What are the rules on retention?
Problem: Could you advise us if we should be allowing a contractor to withhold retention on a project which we are only supplying a product to?
We have not yet accepted the order from the contractor because of the retention clause in the contractor’s terms and conditions, although we do not want to lose this order as the value is for around £90,000. The retention amount is 4% and is for a period of 12 months.
We have previously agreed to retentions, but this is when our contract is for supply and installation. We have never had this before where we are simply supplying a product.
What are the general rules on retention?
Response: There are no rules, general or otherwise, regarding retention.
For a party to withhold a [retention] sum during the works and post completion of the project, it must be agreed from the outset. That means that a retention clause must be part of the terms and conditions of the contract. If there is no agreement between the parties regarding withholding a percentage or sum of monies as a retention, then no retention can be withheld.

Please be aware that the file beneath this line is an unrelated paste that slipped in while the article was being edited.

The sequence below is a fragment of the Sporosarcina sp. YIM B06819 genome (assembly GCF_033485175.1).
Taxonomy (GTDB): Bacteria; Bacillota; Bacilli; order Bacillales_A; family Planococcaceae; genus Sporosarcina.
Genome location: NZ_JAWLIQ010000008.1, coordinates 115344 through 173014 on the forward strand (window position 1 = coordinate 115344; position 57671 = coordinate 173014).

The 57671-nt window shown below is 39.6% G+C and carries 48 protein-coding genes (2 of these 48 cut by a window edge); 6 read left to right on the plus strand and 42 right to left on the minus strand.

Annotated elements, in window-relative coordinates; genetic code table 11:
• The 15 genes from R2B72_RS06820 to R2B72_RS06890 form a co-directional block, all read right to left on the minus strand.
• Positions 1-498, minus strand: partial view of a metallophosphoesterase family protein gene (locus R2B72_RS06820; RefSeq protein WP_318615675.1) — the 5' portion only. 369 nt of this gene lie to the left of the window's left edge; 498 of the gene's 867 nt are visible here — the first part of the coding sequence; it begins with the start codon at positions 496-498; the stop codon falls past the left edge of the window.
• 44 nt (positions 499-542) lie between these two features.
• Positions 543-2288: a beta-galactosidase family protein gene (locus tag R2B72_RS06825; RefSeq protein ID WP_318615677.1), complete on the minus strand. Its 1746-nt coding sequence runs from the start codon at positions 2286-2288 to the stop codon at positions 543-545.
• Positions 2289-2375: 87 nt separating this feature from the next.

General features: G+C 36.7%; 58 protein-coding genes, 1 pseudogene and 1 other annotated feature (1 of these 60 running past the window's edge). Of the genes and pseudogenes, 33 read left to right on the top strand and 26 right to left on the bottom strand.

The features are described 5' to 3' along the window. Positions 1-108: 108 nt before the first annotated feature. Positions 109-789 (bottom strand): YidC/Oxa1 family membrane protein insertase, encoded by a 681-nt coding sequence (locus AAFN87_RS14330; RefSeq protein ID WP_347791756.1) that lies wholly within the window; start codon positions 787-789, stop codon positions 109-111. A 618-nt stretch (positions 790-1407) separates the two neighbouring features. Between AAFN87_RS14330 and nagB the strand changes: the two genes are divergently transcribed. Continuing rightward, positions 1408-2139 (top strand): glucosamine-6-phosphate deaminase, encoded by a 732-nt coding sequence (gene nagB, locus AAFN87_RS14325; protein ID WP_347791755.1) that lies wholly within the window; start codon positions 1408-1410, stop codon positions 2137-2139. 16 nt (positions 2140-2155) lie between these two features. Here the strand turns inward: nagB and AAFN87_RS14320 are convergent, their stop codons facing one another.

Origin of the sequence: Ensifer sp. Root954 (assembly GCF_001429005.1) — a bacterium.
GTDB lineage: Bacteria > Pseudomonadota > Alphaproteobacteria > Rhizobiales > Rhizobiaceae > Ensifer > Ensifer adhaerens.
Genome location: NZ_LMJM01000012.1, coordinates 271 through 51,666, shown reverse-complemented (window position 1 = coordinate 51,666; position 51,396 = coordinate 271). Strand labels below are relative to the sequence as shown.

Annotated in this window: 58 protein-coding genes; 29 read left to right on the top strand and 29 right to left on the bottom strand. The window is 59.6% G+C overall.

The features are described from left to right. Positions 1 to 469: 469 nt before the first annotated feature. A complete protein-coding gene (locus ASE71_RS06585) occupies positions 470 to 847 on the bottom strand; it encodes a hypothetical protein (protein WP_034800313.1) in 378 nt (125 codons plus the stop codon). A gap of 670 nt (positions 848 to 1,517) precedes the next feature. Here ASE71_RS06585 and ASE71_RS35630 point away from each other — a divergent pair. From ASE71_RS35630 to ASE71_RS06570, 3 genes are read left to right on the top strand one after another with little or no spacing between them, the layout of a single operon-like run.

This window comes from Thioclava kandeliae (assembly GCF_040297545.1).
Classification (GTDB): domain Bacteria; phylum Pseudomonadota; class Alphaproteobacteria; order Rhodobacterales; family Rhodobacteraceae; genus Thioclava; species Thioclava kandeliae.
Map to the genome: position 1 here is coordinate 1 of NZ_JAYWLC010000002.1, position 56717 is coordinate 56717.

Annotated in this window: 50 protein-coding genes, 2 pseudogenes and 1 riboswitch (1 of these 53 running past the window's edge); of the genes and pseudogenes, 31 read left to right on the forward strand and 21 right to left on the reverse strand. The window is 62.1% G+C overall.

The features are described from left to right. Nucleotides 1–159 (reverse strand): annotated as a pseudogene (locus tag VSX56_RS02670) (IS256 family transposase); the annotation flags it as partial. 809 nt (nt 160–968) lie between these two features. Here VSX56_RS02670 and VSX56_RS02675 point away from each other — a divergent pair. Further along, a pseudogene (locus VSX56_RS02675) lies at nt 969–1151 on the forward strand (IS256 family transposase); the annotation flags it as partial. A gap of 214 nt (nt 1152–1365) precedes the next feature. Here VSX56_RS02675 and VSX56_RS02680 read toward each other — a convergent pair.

It is quite usual for employers and contractors alike to include a retention clause within contracts, whilst standard forms (ie JCT), have retention clauses written into the agreements. However, retention is included in contracts where the supplier provides materials and labour or labour only; it is unusual to have a retention clause in contracts for the supply of goods only. This is because under a supply and labour contract, the contractor is encouraged to quickly return to site and attend to any defects, whereas a supplier of goods only, will only replace the goods, not install.
My recommendation is to not accept any deduction for retention, and I doubt that the contractor would go elsewhere.
© Michael Gerard 2019
The advice provided is intended to be of a general guide only and should not be viewed as providing a definitive legal analysis.